Drake Music were one of 15 investors who received prototype gloves, along with several of Imogen’s biggest fans, including a woman called Ariana Grande (you may have heard of her). Drake Music proposed I experiment with the gloves, and with modest ambitions of getting a cool blog post out of it, I decided to give this strange new technology a try. And of course, the rest, is history.
Reframing Disabling Barriers
This ground-breaking concept also introduced me to a new way of thinking about being disabled. Drake Music’s work applies what is known as the Social Model of Disability, and no – I hadn’t heard of it either! This new way of thinking is a powerful tool to improving access, but to understand it requires a quick history lesson. Disability has been traditionally discussed in the Medical Model.
The medical model was how I grew up understanding disability. I have something “wrong” with me, and I needed to be fixed to fit into society. That it meant surgery, and other medical interventions.
The Social model of disability is a radical departure from this idea. The social model of disability says that it is not me that is broken or needs to be fixed, but society. The social model says that it is not the responsibility of the disabled person to change, is the responsibility of society to accommodate disabled people.
This idea can be explained very neatly with a ramp. A ramp allows a wheelchair user to access the building, and crucially it doesn’t prevent anyone else from accessing the building. This very simple idea revolutionised how I think about myself, and the gloves themselves were a perfect example of the social model at work.
I couldn’t change my impairment to fit an instrument, but then I couldn’t, say, move the keys on a piano to suit me better either. But with the glove, the notes could be where I needed them to be. The instrument very literally fits around my impairment; I don’t have to try to change.
The gloves brought about almost overnight success. There was immediate fascination with the gloves and how I used them, and pretty soon I was on tour performing my songs in a new way.
The Phone Kept Ringing…
What was initially planned as a week-long UK tour expanded into an 18-month world tour, with performances at such prestigious venues as Abbey Road Studios, Olympic Park and the Kennedy Center, to name a few. London, Edinburgh, Stockholm, Washington DC, Tokyo… I was playing everywhere, and my dreams were coming true. And yet, only a couple of years previously, I imagined my career was over.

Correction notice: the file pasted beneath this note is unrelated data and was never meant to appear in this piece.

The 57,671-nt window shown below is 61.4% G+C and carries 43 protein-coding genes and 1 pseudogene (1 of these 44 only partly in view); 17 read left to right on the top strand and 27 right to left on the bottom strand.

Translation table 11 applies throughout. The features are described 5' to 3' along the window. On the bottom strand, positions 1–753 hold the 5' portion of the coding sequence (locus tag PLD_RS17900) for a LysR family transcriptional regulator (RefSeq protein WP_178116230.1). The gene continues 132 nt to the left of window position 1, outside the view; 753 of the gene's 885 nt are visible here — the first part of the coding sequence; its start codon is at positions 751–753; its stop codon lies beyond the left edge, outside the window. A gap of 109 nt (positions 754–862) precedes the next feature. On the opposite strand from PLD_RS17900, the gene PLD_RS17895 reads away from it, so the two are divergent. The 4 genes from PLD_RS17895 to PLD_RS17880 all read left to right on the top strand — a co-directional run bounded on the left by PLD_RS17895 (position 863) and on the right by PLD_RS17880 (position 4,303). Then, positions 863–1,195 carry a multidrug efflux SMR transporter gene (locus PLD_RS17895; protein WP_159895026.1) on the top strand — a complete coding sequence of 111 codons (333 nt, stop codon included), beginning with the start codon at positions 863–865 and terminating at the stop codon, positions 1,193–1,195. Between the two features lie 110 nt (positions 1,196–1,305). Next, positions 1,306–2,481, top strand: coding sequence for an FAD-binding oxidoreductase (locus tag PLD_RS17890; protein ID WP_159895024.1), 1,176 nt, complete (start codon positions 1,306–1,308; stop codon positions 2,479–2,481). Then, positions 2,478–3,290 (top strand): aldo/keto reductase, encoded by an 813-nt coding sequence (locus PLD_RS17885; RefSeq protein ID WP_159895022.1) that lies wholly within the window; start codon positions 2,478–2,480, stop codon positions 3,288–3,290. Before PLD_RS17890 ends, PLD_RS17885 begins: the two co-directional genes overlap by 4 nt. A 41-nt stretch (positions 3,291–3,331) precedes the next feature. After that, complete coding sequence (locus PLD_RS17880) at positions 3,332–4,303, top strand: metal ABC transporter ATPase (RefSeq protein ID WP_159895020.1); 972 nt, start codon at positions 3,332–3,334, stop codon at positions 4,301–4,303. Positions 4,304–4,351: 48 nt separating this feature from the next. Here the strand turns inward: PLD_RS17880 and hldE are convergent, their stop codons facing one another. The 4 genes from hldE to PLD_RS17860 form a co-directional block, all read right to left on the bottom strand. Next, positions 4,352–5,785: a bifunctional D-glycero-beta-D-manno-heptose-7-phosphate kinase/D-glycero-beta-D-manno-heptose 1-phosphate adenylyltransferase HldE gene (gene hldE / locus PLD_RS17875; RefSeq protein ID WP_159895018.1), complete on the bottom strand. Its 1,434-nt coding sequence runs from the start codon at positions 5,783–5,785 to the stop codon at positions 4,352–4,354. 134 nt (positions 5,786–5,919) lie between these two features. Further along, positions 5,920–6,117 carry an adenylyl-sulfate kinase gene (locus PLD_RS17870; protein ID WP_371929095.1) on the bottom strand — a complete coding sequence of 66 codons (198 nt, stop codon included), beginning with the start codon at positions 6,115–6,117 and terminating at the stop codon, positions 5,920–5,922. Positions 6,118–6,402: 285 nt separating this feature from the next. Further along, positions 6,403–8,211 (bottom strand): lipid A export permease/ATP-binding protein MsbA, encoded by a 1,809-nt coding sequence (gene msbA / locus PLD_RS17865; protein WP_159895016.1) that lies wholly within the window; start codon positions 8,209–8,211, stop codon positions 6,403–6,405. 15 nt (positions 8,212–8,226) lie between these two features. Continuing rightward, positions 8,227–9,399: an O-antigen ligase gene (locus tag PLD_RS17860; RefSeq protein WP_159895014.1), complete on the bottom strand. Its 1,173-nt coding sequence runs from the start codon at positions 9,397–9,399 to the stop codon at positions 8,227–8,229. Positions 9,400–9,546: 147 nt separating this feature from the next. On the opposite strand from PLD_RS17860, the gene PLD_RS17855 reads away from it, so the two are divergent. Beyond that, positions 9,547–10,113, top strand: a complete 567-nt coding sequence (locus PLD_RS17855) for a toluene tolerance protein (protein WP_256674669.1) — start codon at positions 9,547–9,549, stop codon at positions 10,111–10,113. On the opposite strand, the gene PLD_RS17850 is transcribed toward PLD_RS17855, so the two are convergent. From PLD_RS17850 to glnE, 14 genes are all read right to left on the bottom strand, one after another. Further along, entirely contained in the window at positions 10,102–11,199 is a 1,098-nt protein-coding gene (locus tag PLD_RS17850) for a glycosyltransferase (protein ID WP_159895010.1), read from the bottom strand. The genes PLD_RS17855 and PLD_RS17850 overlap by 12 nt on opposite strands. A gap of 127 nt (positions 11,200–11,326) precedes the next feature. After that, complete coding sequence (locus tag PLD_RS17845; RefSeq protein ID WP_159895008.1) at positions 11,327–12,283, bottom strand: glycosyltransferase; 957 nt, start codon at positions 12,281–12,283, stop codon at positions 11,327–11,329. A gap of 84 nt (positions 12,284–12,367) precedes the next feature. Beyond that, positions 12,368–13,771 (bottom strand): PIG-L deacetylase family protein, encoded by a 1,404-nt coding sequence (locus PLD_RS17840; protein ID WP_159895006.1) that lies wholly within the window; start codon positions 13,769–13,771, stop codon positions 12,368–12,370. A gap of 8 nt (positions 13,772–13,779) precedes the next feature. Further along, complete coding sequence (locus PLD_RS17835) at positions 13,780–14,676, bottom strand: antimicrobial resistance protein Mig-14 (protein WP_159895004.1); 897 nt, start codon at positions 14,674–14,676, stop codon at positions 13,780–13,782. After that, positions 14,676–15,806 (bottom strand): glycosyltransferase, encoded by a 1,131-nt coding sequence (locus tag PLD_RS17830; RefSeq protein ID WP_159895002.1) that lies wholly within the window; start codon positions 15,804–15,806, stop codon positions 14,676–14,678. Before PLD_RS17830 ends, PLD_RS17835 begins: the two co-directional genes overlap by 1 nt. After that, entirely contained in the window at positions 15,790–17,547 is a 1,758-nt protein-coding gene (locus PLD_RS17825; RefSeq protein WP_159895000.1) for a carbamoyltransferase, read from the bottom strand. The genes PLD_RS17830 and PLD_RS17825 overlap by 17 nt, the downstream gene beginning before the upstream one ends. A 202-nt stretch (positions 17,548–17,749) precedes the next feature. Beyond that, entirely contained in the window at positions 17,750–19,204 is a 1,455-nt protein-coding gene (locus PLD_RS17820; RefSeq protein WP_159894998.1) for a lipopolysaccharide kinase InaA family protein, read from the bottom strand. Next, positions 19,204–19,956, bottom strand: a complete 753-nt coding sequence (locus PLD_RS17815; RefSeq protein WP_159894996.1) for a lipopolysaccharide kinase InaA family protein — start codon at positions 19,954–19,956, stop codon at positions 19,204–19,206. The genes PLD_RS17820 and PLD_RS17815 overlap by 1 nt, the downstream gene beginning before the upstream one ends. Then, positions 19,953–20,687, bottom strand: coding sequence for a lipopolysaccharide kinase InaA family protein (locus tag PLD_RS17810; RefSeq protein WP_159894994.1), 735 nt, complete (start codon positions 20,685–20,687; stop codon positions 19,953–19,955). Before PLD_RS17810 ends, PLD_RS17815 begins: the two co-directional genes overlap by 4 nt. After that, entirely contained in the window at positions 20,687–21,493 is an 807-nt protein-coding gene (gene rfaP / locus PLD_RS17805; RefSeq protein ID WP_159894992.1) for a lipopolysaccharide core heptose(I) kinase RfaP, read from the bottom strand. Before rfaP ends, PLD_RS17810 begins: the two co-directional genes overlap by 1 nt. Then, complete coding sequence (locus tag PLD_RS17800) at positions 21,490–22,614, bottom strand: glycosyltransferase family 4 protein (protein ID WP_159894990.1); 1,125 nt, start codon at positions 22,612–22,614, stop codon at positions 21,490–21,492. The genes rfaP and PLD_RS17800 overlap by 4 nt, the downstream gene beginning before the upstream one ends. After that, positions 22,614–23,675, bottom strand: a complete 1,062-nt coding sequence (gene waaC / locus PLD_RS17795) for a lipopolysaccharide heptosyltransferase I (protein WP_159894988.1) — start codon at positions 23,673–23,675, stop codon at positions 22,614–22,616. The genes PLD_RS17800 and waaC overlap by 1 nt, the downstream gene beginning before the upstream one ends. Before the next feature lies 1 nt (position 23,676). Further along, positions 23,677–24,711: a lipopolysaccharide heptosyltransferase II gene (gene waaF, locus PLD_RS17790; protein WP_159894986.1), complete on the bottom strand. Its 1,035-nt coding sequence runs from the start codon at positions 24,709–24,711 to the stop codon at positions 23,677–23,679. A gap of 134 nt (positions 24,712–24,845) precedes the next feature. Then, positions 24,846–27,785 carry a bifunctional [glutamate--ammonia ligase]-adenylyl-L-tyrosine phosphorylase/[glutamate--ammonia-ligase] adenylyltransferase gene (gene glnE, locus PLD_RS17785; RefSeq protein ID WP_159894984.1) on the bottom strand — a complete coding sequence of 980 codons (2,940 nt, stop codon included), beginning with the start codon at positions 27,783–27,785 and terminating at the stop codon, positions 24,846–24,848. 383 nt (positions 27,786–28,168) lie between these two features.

The success was exciting, but the artistic freedom was the real prize. The true goal, I believe, is that accessible technology frees the artist in such that it gets out of the way to allow expression. It wasn’t long before I stopped thinking about the access barriers and focused on what the new technology allowed. I was confident using virtual instruments in the studio, but I’d always had to strip back to acoustic versions live. Now I had all my studio toys on stage, anything I could imagine, I could perform. By sending MIDI data into a DAW such as Ableton Live, I’m able to manipulate anything I choose via gesture. Air guitar, boxing drums, grabbing filters, it’s all possible. I can live loop, sample, mix – everything in the box is now out of the box and on stage.
Beyond The Gloves
I love the gloves, but they’re just one solution. More importantly I think is the thinking; bringing a Social Model approach to music making. With Drake Music I’ve worked with many young disabled people with a range of technologies, and some familiar products have had amazing results. For example, Ableton’s Push is something I’ve used regularly in workshops – it’s robust construction and bright, easily navigable interface is an amazing tool for music making where dexterity is limited. Accessible technology can be very simple too. Scott Devine of Scott’s Bass Lessons has a condition called Focal Dystonia – he wears a nylon glove to calm nerve tremors caused by this neurological condition. A brilliantly simple bit of accessible tech, and at around a tenner, much cheaper than my gloves…
My story and the work of Drake Music has gathered the attention of many prominent technology brands; I’m pleased to say that making music more accessible is a goal that many people in the industry is really keen to get behind. There’s a long way to go, but I can say with a wink that I’ve seen some very encouraging signs about the future of access from some of the world’s biggest music tech brands.
Lots of musicians will face challenges to their playing ability in their lifetime. It can be difficult to accept; I could have sought help much sooner, but I didn’t want to admit that I was struggling to play. We’re doing very strange things to our hands when we play; squashing and stretching our hands into unusual shapes. More accessible music technology can ultimately benefit all of us to play in healthier ways for longer, and health conditions need not be barriers to our musical ambitions.
Next time, I’ll talk about how I revisited the guitar and used a radically different approach to play again
Gear featured in my music video (available from Dawsons Music)